Tag Archives: Pigs

The Dog Says Waf Waf

Arf. Meow. Cock-a-doodle-doo!

We all know that is exactly what the dog says, what the cat says and what the rooster crows.* It’s obvious.

It’s basic onomatopoeia (A word that is spelled the same way it sounds.  For instance, boom or bing or fwoosh or, say, meow.), yeah? The animal makes a sound and that sound is as clear as a bell.

Listen to a dog bark (there’s onomatopoeia for you) and you’ll hear the arf arf arf. It’s just basic. Something that is the same no matter where you go in the world.

Except that it’s not.

Different cultures and different languages, it turns out, have different words for the same sounds animals make.

Where we hear dogs go “arf arf,” the Dutch hear them say, “waf waf.” Yes, really.

Being a wordnerd, I’m always looking for stuff like this. I always love this kind of stuff and, since I’m the one behind the keyboard, you get to hear about it as well.**

wsmbannerI was at the website of Derek Abbot, a dude from Australia, and he has this tremendous chart listing different animal sounds, what word is used to describe their sound in Australian English and the word for that sound in different languages.

Here’s how different languages write down a small dog’s arf arf:
Finnish — hau hau
French — ouah ouah (in a high voice)
German — wau wau (in a high voice)
Turkish — hev hev

A big dog’s bark also has some different interpretations:
Danish — vov-vov (in a low voice)
Russian — gav-gav
Spanish — guf guf

In English, pigs oink. In Hungarian, pigs röf-röf (pron: reuf-reuf).

There’s much, much more at Derek’s website. I seriously urge you dudes go head over there and browse a bit. You’ll definitely leave with a much better appreciation of the words you use every day.

Footnotes & Errata

* If anyone says one word — one word! — about the fox saying something, I will hunt you down and do something appalling to the thing you love most in this world. Do not assume this is a joke.
** Provided you’re unable to actually click the mouse and go to another site. I’m going to assume you’re here for more than that reason. Of course, I like to kid myself so I might be doing that here.

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Ook, Ook To The Monkey Boy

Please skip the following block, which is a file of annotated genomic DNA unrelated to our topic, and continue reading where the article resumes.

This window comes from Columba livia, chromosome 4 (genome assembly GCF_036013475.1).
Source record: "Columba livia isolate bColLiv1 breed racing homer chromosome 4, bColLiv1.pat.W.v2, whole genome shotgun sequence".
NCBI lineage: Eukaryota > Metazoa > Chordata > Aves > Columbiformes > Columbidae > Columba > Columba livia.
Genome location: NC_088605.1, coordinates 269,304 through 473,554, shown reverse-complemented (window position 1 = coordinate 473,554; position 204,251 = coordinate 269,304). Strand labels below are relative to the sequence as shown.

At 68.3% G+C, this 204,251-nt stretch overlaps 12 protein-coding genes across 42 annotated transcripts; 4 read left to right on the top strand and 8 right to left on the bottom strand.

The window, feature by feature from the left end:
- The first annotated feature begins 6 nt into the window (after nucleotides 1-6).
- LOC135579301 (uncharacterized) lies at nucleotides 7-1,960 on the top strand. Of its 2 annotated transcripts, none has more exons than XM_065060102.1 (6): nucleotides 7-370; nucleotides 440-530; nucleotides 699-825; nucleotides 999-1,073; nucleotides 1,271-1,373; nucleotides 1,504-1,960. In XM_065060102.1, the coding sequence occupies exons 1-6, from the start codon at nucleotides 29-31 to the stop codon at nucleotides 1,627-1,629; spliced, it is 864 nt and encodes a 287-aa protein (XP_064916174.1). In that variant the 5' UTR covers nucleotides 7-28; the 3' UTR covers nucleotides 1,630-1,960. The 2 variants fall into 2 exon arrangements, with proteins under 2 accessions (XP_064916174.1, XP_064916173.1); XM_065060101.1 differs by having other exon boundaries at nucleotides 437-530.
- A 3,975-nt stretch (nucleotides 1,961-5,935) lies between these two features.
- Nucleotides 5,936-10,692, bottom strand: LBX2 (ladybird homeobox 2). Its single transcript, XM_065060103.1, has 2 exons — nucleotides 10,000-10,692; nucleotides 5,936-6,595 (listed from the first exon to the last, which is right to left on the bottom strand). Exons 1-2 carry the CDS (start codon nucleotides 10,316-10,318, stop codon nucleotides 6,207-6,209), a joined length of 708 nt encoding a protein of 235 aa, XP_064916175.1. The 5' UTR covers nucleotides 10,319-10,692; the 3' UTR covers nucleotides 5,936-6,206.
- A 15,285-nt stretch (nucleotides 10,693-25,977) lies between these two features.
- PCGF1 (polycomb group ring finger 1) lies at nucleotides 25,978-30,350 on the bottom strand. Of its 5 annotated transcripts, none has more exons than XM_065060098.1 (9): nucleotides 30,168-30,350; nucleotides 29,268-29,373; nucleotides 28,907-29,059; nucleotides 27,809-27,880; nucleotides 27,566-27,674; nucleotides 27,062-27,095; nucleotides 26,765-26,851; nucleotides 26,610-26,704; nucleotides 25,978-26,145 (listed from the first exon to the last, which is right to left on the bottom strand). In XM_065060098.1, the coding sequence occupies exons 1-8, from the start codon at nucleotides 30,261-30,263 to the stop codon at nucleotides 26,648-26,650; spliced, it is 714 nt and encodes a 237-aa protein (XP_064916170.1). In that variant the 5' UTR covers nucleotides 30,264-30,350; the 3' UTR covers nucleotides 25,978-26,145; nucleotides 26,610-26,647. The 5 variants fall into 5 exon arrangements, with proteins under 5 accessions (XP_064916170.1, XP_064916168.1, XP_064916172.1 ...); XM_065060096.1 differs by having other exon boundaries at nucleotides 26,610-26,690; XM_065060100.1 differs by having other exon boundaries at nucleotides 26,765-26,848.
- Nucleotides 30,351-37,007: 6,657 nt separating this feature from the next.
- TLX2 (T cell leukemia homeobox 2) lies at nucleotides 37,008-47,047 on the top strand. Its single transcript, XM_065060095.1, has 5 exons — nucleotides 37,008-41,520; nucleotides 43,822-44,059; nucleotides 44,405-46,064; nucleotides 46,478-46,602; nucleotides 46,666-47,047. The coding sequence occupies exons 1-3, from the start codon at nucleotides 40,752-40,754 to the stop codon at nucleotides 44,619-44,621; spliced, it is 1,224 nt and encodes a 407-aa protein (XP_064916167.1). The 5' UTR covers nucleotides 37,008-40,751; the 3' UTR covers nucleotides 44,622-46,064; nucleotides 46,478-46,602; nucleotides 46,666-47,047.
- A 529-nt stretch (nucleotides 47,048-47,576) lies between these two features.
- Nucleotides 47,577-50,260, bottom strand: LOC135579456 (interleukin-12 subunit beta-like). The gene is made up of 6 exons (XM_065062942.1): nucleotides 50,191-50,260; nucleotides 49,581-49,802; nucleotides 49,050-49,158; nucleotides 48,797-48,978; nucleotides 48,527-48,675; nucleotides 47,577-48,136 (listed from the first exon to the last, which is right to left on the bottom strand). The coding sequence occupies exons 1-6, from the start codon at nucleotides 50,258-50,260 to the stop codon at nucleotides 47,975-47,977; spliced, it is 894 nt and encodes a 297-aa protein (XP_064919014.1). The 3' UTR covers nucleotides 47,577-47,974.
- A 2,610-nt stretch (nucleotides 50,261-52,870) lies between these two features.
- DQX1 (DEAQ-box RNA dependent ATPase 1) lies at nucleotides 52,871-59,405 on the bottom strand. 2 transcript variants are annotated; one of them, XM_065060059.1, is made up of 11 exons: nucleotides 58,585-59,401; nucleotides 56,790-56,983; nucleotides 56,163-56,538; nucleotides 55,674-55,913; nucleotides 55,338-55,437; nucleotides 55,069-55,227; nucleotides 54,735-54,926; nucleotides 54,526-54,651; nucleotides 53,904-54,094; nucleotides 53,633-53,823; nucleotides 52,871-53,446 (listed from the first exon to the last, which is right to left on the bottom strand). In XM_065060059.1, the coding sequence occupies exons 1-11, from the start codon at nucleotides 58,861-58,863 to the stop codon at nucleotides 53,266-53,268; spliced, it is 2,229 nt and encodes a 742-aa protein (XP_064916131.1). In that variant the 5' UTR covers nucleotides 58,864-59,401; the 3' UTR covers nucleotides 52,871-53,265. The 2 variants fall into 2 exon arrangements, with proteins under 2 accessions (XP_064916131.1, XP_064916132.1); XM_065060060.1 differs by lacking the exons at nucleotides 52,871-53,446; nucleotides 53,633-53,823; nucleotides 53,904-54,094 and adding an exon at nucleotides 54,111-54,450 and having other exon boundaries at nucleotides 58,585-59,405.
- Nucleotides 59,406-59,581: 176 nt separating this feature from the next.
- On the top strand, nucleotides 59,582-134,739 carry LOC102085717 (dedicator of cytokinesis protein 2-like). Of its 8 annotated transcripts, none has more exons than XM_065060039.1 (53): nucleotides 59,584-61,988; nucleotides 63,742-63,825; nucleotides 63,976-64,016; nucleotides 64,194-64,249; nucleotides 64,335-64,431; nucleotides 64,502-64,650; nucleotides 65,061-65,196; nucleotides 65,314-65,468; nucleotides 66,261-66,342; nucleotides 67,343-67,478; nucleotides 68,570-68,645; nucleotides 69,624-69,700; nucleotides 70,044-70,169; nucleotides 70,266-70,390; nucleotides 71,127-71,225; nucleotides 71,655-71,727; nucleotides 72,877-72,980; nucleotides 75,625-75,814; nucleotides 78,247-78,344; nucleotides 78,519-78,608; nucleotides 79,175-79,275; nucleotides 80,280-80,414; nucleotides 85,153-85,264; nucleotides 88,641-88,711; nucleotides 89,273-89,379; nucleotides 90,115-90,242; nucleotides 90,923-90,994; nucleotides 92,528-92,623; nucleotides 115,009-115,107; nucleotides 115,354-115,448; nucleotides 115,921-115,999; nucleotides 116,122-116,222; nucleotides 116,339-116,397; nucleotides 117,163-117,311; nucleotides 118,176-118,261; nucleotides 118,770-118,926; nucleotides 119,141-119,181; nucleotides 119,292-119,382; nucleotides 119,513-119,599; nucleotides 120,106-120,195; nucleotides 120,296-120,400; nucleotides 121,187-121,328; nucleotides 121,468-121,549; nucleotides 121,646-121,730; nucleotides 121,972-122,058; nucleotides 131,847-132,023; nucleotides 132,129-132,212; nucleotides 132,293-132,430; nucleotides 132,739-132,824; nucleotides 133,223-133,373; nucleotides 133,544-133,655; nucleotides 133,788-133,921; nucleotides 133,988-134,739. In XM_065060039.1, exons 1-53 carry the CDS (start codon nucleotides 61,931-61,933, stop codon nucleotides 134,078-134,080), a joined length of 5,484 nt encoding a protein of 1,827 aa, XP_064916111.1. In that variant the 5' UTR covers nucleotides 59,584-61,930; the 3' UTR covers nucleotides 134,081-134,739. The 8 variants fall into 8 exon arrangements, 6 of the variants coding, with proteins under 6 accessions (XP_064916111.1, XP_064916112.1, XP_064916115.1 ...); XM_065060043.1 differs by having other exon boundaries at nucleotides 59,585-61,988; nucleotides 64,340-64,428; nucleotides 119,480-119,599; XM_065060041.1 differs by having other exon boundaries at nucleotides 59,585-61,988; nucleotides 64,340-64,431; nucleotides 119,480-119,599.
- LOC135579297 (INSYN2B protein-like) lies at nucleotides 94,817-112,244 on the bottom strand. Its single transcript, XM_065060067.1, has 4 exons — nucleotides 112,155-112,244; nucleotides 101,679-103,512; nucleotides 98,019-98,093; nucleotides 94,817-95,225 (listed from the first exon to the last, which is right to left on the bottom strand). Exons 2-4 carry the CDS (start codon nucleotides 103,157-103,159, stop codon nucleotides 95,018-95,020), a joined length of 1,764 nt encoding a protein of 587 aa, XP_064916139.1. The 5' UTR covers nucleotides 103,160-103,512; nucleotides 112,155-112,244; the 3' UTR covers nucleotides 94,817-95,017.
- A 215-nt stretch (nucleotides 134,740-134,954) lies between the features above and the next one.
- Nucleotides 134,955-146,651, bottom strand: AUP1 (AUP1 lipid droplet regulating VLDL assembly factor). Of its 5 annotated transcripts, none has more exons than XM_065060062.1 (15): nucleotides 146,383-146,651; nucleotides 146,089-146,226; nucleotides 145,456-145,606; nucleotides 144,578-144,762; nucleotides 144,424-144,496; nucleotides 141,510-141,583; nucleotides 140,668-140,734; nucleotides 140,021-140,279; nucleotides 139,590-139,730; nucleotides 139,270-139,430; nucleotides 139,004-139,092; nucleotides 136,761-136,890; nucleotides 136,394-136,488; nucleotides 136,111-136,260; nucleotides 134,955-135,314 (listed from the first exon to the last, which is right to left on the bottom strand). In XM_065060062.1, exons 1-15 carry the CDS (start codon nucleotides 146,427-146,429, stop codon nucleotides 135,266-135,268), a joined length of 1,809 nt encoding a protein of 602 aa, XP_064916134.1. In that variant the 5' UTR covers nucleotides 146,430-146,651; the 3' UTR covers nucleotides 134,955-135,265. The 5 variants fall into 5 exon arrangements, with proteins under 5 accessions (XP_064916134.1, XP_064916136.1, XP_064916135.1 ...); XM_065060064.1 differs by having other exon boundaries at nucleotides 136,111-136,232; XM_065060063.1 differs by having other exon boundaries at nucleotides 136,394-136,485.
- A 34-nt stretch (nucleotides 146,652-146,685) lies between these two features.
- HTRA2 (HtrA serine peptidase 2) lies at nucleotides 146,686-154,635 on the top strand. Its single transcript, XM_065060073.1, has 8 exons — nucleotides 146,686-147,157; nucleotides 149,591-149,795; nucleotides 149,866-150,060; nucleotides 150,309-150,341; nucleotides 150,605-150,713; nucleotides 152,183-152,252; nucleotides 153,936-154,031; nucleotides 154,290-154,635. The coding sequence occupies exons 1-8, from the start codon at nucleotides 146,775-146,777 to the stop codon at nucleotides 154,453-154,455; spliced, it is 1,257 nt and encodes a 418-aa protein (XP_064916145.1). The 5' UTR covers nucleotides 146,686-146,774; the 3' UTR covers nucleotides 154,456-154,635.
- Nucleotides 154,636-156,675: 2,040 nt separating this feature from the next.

by Richard

Look out, world. Today is the day Zippy the Monkey Boy turns 18.

It’s the day he’s been looking forward to for a long, long time. He likes to think that, just because the law considers him an adult now, that he’ll be treated like an adult here at Casa de Dude.

His mom and I don’t like to disillusion him* about stuff like this, but he’s really not going to be treated as if he’s a house guest. Okay, we’ll probably not cut up his food and wipe his mouth for him, but he’s still a kid in our hearts.

At least until he’s the one who pays for dinner when we go out, but that’s a separate thing entirely.

Today, we come to praise Zippy the Monkey Boy, not to bury him.

With a name like Zippy the Monkey Boy, you’d think he was the one who was always running around, knocking things over and flinging poop all over the walls. He was. But that wasn’t why he got the name. He got the name because he took to climbing like greased-up pigs take to sliding.

He never did learn to crawl. Instead, he kept low crawling until he could stand up and walk. He wanted the extra height, you see.

Once he got up on two feet, it was only a matter of time until he started seeing the fences and stuff we’d put up around the play area, not as a thing blocking his way so he’d better turn around, but as another toy, something we put there so he could have fun climbing and dropping.

That was what we listened to when he was a baby. That thump. We’d hear it and know he’d found his way over another obstacle and we should be expecting his arrival any moment. Diapers were a wonderful thing for Zippy the Monkey Boy. Great cushion. Of course, if it were already a full diaper before he climbed and dropped, we got to clean a lot of flung stuff after.